La Spisa recommends saving 20% of your take-home pay —10% toward emergencies if you’re still building savings and 10% toward retirement. If you’re living on more than 80% of your income, ratchet your spending down. Save 3% of your income, then cut rarely used expenses — i.e. cable and gym — and dine out less or downgrade your cell phone package. Maybe that brings your savings to 7% a month. Then, put your next raise toward savings, arriving at 10%.

If you have debt, says Nicklas, you should try to live on 70% of your take-home pay and use the other 30% for savings and debt – but make sure you stop accruing more debt.

5. Decide how to set up your accounts.
You can have 1. all joint accounts, 2. a combination of joint and separate accounts, or 3. entirely separate accounts. Most couples do one of the first two; those marrying later in life, people previously divorced, or couples in which one member has debt that’s in collections or bad credit often choose the last option so the spouse’s finances are unaffected.
If you have markedly different spending personalities or habits, the second option could help head off any fights over spending.

6. Designate a bill payer and a weekly or biweekly money meeting.
One person should be made responsible for paying the bills but the other should always be aware of what is happening with the finances, so make sure to meet regularly about money. Look at whether saving and spending habits are still keeping you on track for your savings goals.

7. Set a minimum threshold cost for discussing big expenses.
An easy way to head off fights about money is to agree to discuss any purchases above a set amount. “If I spend $20, that’s no big deal,” says La Spisa, “But if I spent $1,000? You may feel upset. We should agree that anything above a certain amount, the other person deserves the respect to have a conversation.”

8. Talk about how you’ll deal with friends or family in need of money.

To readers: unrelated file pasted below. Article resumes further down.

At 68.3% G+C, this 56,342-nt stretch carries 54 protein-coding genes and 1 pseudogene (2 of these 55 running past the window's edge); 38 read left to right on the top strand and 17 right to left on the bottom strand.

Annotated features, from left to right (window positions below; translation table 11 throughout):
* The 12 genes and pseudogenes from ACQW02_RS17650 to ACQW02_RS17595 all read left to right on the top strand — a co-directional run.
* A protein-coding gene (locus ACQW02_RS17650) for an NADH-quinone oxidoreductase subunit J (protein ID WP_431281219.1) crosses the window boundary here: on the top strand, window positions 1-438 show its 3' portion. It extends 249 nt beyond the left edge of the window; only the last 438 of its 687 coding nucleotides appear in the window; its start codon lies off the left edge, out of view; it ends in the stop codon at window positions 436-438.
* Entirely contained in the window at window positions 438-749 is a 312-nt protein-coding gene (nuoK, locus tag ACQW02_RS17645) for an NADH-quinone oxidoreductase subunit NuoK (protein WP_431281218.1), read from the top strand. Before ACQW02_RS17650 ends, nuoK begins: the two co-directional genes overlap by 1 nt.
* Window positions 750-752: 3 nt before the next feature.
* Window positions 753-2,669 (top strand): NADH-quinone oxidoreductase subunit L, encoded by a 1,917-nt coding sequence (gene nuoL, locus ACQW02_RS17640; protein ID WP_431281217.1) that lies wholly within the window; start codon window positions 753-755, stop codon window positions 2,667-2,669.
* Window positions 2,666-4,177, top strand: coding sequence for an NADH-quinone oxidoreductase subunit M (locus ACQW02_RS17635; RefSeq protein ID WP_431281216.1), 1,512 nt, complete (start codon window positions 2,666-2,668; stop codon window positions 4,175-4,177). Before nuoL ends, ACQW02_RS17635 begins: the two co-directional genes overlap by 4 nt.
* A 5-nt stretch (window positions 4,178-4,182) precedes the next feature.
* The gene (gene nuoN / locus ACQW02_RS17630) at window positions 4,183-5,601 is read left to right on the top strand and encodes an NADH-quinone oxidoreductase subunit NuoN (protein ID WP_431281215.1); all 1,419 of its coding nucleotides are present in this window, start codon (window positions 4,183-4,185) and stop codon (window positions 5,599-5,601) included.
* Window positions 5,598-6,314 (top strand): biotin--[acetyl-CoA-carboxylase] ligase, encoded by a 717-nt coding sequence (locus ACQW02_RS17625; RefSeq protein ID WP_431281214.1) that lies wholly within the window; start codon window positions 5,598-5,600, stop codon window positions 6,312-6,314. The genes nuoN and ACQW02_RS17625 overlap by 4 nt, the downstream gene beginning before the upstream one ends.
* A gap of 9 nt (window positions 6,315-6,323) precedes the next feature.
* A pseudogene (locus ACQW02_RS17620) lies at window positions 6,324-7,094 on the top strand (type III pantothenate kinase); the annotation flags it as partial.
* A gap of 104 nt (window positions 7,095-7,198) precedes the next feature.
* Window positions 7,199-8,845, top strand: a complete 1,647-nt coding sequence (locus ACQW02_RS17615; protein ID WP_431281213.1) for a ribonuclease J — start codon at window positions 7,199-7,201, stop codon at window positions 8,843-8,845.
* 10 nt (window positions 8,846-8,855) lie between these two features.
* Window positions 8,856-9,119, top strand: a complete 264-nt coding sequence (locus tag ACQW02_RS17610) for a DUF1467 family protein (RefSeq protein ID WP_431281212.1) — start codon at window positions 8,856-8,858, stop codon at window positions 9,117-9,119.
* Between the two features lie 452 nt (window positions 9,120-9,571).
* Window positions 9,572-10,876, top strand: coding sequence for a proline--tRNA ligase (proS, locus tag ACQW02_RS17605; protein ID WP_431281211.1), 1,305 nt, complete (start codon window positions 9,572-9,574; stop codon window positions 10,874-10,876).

Set a policy to discuss these kinds of situations together as a couple. “It depends on what you have in income surplus that you could help someone with, the severity of the situation, and the frequency. Is this someone who is always in trouble financially, or do they have a sudden illness? What’s really important is that you evaluate it as a couple,” says Nicklas.

9. Call your accountant.
Discuss with a professional whether it makes sense for you to file jointly or separately. “If one had, say, a bankruptcy or a problem, it may not be in their best interest to file together,” says Nicklas.

If you decide to file taxes jointly, your tax bracket will likely change. “Two people making $100,000 as singles most likely will pay more in federal taxes making $200,000,” says La Spisa. Ask your accountant to make a tax projection to see about what you’ll pay. You can keep yourself from a huge tax bill by having more withheld from your taxes now; ask your accountant how much. You can avoid getting into that higher tax bracket by doing things like maximizing your 401(k) contribution. Ask your advisor what records you should keep to make the proper deductions.

10. Update all your beneficiaries.
A beneficiary is the person who will receive the benefits of a will, trust, life insurance policy or other financial accounts such as an IRA or 401(k), checking account or savings account. You’ll probably want to update all your beneficiaries now to name your spouse.

11. Give your spouse power of attorney, and designate him/her a health care proxy.
With the power of attorney, your spouse can make legal decisions about your property and finances, particularly in the event of your illness or disability. Be sure to understand what powers you are giving your spouse.

Similarly, when you name your spouse your health care proxy (also called durable power of attorney for health care), talk about what types of interventions you’d like or not like to have, if you were to become incapacitated. You could also create a living will to state whether life-prolonging measures should or should not be taken.

12. Create/update your will to include your spouse.
Without a will, the state will make decisions for you. A will is especially important if one or both of you have children already.

13. Update or re-evaluate all your insurance policies.
If you both receive health insurance through your employers, see whether it makes sense for you to be on the same plan, and if so, which plan gives you the coverage best for your situation and for the cost.

For disability, re-evaluate based on how you’ll each be impacted financially and work-wise if your spouse is no longer there (including if a stay-at-home spouse can no longer take care of the children and outside help is needed).

Decide whether you’ll need life insurance. Many couples forgo it if both spouses work, but there are exceptions. “Buying new life insurance isn’t a priority unless we’re going to commit to new expenses we didn’t have previously, like a mortgage,” says La Spisa.

Look at your auto insurance to put your spouse on your vehicle, and meet with a broker to review your homeowner’s insurance.